Last week, The Lamron's front-page story addressed the rising price of beer and food, and alluded to some potential causes for the trend: notably the effect of weather on hops and barley crops, the declining American dollar and the increased price of glass and aluminum.
By the time of the story's appearance, however, some Geneseo students had already noticed the phenomenon and felt its effects on their wallets. One of my friends, for instance, opts not to buy fresh produce due to the exorbitant prices, and now subsists mainly on fifty-cent burritos. Even worse, as the news article points out, students are being forced to lower their standards in beer - a grave prospect considering many rely exclusively on Keystone to begin with.
No one can argue with the fact that the price of food is rising. What does deserve a closer look, however, is why. There is evidence to suggest that the price surge cannot merely be linked to any one factor, but rather a grim mélange of compound problems, and that it is likely to get worse before it gets better.
The crux of the problem, however, is simple: Every facet of our economy, from agriculture to transportation, requires energy, and it's becoming increasingly scarce. According to the Peak Oil model, a hitherto accurate projection developed by Dr. Marion King Hubbert in 1956, 2005 was the year of global peak oil.? Based on this estimate, the world's crude oil supply is now over 50 percent depleted.
Fortunately, because the production follows a bell curve, supplies will not immediately run out. However, even a slight drop in oil production will have a serious impact?on our increasingly energy-intensive economy. As supply dwindles, our demand for energy shows no sign of flagging.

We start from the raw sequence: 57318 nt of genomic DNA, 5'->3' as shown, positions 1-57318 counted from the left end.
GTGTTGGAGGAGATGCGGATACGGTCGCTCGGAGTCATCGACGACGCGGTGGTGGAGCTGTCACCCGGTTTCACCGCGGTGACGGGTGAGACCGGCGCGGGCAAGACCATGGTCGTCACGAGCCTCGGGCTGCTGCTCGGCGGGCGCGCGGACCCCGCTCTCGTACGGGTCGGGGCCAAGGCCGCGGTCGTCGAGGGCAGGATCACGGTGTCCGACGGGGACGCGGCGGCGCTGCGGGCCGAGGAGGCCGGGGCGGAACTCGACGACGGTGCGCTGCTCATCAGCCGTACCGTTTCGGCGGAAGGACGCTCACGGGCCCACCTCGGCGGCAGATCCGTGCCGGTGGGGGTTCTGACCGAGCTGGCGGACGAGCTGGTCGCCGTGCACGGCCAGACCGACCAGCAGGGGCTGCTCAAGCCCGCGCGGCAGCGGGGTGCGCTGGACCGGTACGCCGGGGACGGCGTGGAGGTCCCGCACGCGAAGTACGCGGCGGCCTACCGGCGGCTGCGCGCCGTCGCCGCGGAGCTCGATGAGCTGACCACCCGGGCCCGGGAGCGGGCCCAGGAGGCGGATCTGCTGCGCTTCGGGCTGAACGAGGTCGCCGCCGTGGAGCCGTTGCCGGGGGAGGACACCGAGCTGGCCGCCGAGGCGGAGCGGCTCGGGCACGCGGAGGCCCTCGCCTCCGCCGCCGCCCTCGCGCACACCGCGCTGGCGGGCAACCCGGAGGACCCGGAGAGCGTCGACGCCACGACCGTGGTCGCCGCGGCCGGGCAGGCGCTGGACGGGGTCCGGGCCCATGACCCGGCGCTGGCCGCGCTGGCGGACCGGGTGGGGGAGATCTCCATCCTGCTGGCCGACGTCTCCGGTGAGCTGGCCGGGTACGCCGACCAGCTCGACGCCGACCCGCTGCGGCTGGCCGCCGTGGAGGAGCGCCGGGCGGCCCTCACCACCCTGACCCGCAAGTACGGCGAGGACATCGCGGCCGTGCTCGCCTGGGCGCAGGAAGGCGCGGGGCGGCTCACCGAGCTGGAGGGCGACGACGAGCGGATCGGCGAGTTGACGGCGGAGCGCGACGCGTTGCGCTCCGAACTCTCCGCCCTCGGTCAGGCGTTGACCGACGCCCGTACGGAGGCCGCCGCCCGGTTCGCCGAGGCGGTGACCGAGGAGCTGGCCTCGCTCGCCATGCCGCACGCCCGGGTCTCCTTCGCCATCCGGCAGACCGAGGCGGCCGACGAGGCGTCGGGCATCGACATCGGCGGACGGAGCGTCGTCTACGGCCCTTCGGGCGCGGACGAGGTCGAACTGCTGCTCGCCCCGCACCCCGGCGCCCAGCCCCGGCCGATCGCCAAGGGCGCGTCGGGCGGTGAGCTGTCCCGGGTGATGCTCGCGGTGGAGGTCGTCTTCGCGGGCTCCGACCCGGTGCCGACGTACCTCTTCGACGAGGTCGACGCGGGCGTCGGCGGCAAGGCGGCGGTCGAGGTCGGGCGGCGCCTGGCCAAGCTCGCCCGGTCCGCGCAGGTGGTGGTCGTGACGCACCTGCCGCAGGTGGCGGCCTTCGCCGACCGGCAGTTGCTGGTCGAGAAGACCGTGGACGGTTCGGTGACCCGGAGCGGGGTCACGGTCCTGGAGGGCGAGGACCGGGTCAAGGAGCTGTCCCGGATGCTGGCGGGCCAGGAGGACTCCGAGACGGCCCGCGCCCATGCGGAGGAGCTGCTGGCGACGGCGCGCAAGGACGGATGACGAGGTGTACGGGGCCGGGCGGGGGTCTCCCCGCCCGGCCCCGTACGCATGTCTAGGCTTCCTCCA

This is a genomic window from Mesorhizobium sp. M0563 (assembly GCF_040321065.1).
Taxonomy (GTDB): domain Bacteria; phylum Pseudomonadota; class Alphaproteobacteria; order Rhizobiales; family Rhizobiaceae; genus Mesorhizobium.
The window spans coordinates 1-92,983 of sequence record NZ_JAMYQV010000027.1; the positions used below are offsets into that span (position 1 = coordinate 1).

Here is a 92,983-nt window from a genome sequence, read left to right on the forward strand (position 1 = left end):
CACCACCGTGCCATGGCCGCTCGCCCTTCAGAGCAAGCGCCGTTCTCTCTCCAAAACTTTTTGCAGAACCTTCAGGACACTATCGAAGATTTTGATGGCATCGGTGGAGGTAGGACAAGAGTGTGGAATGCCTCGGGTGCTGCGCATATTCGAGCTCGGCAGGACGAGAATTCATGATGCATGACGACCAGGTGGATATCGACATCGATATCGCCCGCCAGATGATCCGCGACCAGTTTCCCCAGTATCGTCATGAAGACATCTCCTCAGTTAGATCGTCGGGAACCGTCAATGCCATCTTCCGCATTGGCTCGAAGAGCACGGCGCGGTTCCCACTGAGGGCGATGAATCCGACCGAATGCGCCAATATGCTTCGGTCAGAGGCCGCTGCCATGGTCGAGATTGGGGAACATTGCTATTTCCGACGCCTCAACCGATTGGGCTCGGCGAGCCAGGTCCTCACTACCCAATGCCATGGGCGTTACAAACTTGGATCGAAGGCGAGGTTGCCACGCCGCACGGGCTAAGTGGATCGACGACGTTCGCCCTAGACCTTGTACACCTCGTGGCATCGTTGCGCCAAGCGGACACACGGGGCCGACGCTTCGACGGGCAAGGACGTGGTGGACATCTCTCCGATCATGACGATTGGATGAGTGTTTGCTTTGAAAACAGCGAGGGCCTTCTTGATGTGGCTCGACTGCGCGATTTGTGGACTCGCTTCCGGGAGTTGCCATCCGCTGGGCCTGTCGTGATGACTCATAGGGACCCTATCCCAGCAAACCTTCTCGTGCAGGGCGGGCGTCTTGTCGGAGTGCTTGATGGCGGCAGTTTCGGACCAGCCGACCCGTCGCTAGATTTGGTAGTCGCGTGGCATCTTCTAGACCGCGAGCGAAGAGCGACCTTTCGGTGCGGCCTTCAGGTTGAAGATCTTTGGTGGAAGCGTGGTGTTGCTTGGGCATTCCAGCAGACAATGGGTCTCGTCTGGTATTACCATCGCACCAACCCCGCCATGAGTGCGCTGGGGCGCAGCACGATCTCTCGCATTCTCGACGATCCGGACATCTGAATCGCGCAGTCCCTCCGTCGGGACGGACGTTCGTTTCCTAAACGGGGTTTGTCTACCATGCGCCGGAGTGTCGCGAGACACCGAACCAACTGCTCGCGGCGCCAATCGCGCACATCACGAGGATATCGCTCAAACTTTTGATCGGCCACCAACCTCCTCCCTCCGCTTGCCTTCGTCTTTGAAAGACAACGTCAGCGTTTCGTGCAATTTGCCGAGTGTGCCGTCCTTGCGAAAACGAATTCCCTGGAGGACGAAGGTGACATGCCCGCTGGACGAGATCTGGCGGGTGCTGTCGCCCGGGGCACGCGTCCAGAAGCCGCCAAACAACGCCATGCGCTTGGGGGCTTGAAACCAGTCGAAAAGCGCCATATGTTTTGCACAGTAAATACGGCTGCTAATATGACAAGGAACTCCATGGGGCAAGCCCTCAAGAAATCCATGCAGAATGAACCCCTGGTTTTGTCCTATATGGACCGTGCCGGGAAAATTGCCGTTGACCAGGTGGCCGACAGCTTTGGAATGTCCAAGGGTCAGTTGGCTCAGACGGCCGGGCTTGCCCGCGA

To counteract this obvious problem, the administration has passed measures mandating the increased use of biofuels, most notably ethanol from corn. By switching to gasoline with a 10 percent ethanol blend, policymakers hope to curb both our oil expenses and reduce greenhouse emissions, seemingly killing two birds with one stone.
There are some fundamental flaws with ethanol, however: most obviously, the impact the reallocation of corn crops from food to energy production is having on food prices. According to The Economist, in 2007 over two-thirds of the United States' corn harvest was used for biofuels. Government subsidies, amounting to over $7 billion in taxpayer dollars per year (about $1.90 to the gallon of ethanol), provide farmers with more incentive than ever to produce corn over other necessary crops.
Furthermore, the government is paying farmers simply to not develop over 35 million acres of land in order to pad the price of corn.
All of this adds up to a completely unsustainable practice, one that lines big farmers' pockets and assuages our eco-conscience, but in the end does us more harm than good. The Economist calculates that to fill one SUV gas tank with ethanol one time requires enough corn to feed one person for an entire year. Every acre of land that is devoted to biofuel production is one less devoted to feeding the world's already starving people. Indeed, those who will be hit hardest by increased food prices are lower income people whose food expenses already comprise a significant portion of their income.
The facts speak for themselves. While ethanol may seem like the future of energy production, it is in fact a costly dead end and yet another example of our administration's unwillingness to address the elephant in the living room and commit fully to real, if difficult change.
Matt Dubois is a senior English major who really enjoys corn, when he can afford it.